—Utah Arts & Museums – For immediate release on March 1, 2016
SALT LAKE CITY — Utah Arts & Museums announces A Call to Place: The first five years of the Frontier Fellowship. The exhibition highlights the town of Green River through a project initiated by Epicenter, an interdisciplinary nonprofit organization.
The town of Green River lies within the lunar landscape of eastern Utah: rock cliffs reveal striations of sediment with boulders clustered below fracturing buttes. Green River is a place where the land is plentiful and the red dust, burnt cliffs, and lonely sky lie just beyond the end of its roads. Prismatic sunsets give way to stars that shine bold and close. If you’ve never seen monolithic terraces under an oceanic sky, Green River is the seeing place. The only town of consequence for many miles, Green River has been a welcomed sight to travelers for well over a century. Uranium mining, the construction of a missile base, and other economic booms led to times of prosperity that proved short-lived. As jobs disappeared and the newly built Interstate 70 routed travelers around, rather than through the town, businesses closed shop, buildings fell into disrepair, and the town’s population dwindled to its current size of 952. During the recent recession, Epicenter began partnering with the city and residents to reverse Green River’s economic misfortunes and strengthen the community.
Epicenter’s visiting artists, “Frontier Fellows,” prove an integral part of this revitalization by discerning and celebrating Green River’s rural pride and pioneering spirit. The exhibition, A Call to Place, features the first five years of Frontier Fellows, 50 visiting artists and collaborators who have each spent up to one month in residence generating place-based work in Green River alongside the community.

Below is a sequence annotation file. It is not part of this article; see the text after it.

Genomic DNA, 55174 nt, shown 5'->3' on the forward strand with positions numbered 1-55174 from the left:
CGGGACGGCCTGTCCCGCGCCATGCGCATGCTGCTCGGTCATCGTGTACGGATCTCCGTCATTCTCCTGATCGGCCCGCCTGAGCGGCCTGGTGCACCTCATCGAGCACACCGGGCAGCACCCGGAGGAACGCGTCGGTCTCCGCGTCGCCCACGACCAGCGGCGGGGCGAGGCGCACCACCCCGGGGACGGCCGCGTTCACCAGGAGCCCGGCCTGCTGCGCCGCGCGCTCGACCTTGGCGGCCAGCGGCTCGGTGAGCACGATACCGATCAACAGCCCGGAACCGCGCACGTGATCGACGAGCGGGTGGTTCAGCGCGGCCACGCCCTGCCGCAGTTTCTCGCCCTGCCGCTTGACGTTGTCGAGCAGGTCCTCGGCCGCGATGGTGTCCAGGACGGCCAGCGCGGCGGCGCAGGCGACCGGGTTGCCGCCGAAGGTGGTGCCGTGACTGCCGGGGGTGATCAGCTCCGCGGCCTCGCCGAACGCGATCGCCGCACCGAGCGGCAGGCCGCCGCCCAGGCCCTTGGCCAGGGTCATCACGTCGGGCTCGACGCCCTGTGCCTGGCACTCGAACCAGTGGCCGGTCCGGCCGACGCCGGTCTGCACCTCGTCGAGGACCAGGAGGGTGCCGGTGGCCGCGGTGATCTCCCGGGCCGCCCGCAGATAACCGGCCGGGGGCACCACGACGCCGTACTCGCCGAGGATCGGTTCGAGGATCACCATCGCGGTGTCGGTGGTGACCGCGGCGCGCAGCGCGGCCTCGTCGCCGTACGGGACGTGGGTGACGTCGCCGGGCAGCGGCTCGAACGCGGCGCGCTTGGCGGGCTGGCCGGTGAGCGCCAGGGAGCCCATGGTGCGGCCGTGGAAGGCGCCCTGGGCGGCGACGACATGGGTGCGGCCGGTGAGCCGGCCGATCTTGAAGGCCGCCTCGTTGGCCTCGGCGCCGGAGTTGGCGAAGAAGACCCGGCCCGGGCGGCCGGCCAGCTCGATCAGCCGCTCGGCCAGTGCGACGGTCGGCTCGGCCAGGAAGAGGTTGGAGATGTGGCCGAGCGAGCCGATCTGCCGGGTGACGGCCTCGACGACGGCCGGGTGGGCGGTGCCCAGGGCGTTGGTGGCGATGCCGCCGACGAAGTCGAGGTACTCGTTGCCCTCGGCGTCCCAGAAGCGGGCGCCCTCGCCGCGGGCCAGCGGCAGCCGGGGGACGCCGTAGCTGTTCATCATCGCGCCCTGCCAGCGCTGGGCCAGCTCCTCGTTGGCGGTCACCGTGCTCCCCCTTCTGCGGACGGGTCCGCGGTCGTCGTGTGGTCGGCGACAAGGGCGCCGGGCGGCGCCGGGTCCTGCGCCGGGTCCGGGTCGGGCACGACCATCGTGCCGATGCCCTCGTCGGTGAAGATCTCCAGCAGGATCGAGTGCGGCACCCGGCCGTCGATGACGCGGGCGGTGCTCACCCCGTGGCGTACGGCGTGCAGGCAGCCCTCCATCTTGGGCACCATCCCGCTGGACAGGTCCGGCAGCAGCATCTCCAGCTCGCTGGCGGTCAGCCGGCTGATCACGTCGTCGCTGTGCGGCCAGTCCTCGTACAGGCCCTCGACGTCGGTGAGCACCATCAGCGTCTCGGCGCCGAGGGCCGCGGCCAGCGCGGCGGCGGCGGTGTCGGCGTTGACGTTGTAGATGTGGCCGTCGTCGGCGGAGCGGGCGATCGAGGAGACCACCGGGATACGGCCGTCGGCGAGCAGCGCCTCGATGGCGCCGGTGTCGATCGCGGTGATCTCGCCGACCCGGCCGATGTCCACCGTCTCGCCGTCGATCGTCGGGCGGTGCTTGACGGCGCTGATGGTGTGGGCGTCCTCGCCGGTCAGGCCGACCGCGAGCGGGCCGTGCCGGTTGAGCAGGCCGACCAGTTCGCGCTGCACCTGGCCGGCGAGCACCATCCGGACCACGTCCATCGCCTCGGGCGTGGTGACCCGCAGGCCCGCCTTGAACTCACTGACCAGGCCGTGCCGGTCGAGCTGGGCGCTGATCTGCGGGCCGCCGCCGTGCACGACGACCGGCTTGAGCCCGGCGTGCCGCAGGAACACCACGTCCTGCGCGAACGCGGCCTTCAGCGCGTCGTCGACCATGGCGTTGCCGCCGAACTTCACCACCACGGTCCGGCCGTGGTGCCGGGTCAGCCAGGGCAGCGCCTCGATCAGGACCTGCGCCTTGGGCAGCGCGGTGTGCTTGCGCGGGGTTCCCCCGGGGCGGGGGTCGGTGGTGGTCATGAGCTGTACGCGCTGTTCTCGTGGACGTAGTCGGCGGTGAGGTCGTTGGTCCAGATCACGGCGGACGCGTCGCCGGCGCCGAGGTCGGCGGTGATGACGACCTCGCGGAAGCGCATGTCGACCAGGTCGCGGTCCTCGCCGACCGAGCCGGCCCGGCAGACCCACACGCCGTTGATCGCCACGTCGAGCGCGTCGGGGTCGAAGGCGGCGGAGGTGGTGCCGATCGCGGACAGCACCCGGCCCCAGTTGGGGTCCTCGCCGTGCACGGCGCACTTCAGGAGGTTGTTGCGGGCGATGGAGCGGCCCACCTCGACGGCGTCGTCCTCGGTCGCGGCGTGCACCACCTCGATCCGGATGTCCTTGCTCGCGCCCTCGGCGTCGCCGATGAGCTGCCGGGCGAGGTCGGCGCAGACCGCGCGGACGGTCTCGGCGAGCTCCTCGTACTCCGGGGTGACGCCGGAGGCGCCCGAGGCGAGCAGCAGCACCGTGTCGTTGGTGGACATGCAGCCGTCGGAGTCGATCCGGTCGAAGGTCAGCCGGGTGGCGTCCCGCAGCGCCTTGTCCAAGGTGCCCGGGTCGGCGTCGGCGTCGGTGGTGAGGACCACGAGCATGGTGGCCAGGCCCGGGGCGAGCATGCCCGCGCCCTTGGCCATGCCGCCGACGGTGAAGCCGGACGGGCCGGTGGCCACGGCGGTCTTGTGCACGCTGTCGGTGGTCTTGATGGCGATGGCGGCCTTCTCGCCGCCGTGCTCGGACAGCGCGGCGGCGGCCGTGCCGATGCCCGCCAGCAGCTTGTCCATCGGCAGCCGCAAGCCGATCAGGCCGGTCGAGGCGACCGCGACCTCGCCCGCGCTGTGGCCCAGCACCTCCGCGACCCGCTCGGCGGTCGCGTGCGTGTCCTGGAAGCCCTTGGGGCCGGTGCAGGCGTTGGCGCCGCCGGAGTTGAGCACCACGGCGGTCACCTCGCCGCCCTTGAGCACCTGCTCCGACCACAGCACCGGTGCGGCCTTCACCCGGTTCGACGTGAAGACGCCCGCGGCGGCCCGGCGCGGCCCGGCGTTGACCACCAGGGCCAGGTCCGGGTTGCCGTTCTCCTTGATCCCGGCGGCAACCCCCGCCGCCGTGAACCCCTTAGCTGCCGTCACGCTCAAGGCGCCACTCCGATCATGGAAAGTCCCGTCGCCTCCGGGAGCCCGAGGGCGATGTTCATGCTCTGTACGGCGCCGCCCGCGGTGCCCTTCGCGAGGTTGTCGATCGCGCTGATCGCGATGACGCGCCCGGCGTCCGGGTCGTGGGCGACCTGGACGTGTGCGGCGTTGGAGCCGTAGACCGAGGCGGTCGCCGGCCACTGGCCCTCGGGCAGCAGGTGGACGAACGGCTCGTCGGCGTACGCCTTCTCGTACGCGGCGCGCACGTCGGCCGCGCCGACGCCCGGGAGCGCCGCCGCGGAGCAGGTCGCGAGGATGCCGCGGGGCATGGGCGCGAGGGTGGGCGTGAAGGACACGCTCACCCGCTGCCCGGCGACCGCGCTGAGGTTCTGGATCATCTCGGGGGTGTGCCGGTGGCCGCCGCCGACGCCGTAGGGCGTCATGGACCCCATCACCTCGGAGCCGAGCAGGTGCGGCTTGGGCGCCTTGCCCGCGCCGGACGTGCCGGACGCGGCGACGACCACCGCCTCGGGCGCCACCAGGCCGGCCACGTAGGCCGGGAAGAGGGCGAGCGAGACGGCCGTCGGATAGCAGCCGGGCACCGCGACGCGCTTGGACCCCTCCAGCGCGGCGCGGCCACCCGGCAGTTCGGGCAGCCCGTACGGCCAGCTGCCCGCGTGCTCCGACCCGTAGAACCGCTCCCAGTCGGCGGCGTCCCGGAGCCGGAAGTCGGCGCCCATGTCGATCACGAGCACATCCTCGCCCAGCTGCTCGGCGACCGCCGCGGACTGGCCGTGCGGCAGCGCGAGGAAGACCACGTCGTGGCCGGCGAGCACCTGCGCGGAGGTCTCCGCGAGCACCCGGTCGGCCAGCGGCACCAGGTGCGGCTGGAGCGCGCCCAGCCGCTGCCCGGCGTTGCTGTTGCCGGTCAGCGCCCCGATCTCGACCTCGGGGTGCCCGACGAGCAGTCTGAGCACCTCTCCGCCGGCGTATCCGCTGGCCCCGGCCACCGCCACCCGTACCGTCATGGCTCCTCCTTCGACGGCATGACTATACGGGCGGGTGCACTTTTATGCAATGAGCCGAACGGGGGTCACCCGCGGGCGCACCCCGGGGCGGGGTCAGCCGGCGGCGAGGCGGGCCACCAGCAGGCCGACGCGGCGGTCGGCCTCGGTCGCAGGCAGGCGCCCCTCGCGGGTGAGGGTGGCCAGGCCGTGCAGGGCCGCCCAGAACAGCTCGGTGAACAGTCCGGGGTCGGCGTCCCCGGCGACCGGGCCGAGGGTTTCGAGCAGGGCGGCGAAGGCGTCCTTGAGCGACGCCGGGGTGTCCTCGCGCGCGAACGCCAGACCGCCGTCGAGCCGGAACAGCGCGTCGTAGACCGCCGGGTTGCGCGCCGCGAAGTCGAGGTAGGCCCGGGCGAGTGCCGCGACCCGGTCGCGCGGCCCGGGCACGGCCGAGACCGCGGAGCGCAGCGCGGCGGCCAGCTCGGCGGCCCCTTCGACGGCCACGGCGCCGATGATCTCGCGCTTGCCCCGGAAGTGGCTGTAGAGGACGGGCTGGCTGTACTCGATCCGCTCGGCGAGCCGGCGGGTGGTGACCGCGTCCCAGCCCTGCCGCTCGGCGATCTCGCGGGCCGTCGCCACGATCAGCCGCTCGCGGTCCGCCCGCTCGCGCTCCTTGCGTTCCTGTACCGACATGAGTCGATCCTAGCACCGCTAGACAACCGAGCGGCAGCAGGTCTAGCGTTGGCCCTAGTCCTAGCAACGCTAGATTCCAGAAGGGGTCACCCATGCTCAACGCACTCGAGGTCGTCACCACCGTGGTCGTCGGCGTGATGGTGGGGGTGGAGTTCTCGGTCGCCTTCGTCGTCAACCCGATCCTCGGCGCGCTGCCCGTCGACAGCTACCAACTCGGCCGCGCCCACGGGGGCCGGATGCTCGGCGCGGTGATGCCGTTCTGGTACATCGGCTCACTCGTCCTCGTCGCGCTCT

“We’re delighted to celebrate and reflect on one of our most stunning rural communities in Utah” said Gay Cookson Utah Arts & Museums Director, “Epicenter, and the respective fellows, are playing an important role in their community while expanding the boundaries of how we think about art making. Undoubtedly the contributions and perspective offered by these visiting artists will make a lasting impact.”
The exhibition runs from Mar. 18th-May 13th, 2016. An artist reception will be held on Mar. 18th from 6-9 p.m. for Gallery Stroll. The Rio Gallery is located inside the Rio Grande Depot at 300 S. Rio Grande Street, Salt Lake City. Gallery hours are 8 a.m. to 5 p.m., Monday – Friday. Additionally the Gallery is open in partnership with The Downtown Winter Farmers Market every other Saturday from 10am-2pm from January 16th-April 23rd, 2016.
Thanks to the National Endowment for the Arts (Artworks), Utah Division of Arts and Museums, AmeriCorps VISTA, and Steve and Juanita Sykes for their generous support of this project.